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John Delaney: "Our Global Ocean: The Ultimate Planetary Life Support System--New Approaches to an Old Ocean" John Delaney: "Our Global Ocean: The Ultimate Planetary Life Support System--New Approaches to an Old Ocean" 7pm-November 13, 2014 Kane Hall \ University of Washington Co-Presented by University of Washington Alumni Association  

John Delaney, of the UW School of Oceanography, is leading the team funded by the National Science Foundation to build an innovative underwater network in the northeast Pacific Ocean. Comprised of 575 miles of fiber-optic/power cables heavily instrumented with sensors, including high-definition video and still cameras, the network will collect and stream continuous live ocean and seafloor data onto the Internet. The first four lectures will explore how oceans dominate entire planetary ecosystems on earth and probably beyond. The final lecture, in fall 2014, will share results of the program's major seagoing expedition, scheduled for summer 2014, that will complete construction of the novel offshore laboratory the size of a tectonic plate. Single tickets to each lecture are $20 and are available at the door at each evening.

Click here for a short, 5-minute video on the project.

Click here to watch a longer video, "Down to the Volcano," about the goals of the cabled observatory program, as expressed through the story of the VISIONS '11 research expedition.

Dr. John Delaney joined the faculty of the University of Washington's School of Oceanography in 1977. He is a Professor of Oceanography and is the Principal Investigator and Director of the Regional Scale Nodes Program within the National Science Foundation’s Ocean Observatories Initiative. He also holds the Jerome M. Paros Endowed Chair in Sensor Networks. He is a passionate and tenacious advocate for launching next-generation ocean science and educational capabilities.

Lecture 1 (April 15): Science of the Ocean/Poetry of the Sea: Exploring the Complexities of Earth’s Life Support System. This lecture will combine art and science to explore the complex, mysterious, and vital global ocean. The oceans of the world are a single coherent body of water that hosts a myriad of immensely complex physical, chemical, and biological phenomena - all of which are interactive at some scales of time and space. Our fate, living on the continents, is intimately connected to ocean phenomena, such as those that affect food production and can generate severe storms, tsunamis, earthquakes, droughts, and flooding. From wind-driven surface waves to the deep seafloor, the global ocean is an ever-changing, dynamic fluid system involving the interplay of currents, tides, salinity, energy from the sun, heat emerging on the seafloor from the Earth's interior, and populations of tiny plants and animals that live at the surface but are the life-giving bottom of the food chain.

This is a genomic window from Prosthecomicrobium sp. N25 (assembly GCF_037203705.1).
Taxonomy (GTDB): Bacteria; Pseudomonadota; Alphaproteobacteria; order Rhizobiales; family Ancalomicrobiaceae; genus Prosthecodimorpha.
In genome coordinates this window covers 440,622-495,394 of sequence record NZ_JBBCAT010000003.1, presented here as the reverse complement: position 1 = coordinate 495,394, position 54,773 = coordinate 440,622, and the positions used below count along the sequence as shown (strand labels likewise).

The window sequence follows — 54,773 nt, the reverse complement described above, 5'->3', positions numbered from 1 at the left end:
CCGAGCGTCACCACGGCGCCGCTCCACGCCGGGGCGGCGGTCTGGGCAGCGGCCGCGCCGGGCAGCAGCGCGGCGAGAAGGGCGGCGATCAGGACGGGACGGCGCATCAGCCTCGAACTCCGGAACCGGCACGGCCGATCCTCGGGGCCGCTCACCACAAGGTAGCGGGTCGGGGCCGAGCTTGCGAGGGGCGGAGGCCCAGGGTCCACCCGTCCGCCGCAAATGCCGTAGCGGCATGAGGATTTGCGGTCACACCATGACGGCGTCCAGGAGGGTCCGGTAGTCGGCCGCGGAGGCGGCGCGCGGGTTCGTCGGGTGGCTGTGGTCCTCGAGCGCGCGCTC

Lecture 2 (April 29): Technological Innovation: Exploring Transformational Approaches to Ocean Science and Education. As a global community, we are challenged to optimize the benefits and mitigate the risks of living on the ocean planet. Society's rate of discovery and understanding will dramatically increase in coming decades as innovative strategies and infrastructure are put into place in the ocean. Many approaches will stream live, publicly available data onto the Internet, thus opening new horizons for citizen scientist participation.

Lecture 3 (May 6):
Undercover Eruptions: Deep-Sea Volcanoes and Hydrothermal Systems Within Earth’s Longest Mountain Range. A 43,000-mile chain of underwater volcanoes zigzags around the earth but is mostly hidden from view. Associated with these volcanoes are deep-sea hot springs that support exotic, beautiful, and largely unexplored life forms living on the seafloor or below. High-definition video will provide closeup views of blood-red tubeworms, feathery palm worms, and purple octopods.

Lecture 4 (May 20): Undiscovered Life Forms Below the Seafloor and Beyond the Planet. This lively, on-stage dialogue between John Delaney and UW professor of oceanography and astrobiology, John Baross, will explore the role of submarine volcanoes in the origin and evolution of life on Earth and the potential for finding life in similar settings on other planets and moons. Baross led the National Academy of Sciences committee that provided guidance for scientific study of the limits of organic life in planetary systems. Delaney served on NASA committees that defined the nature of missions to the icy moons of Jupiter.

Lecture 5 (November 13):
The VISIONS ’14 Expedition: Completing Construction of the World’s Largest Cabled Ocean Observatory Plans call for an eleven-week at-sea expedition in summer 2014, with John Delaney as Chief Scientist. The goal is to complete construction of the regional cabled ocean observatory, which is led by UW and is part of the National Science Foundation’s Ocean Observatories Initiative. In this lecture, Delaney will report on the expedition and present the newest underwater high-definition video footage taken with the robotic undersea vehicle, ROPOS. Follow activities during VISIONS ’14 via the expedition website at http://www.interactiveoceans.washington.edu/story/VISIONS_14.

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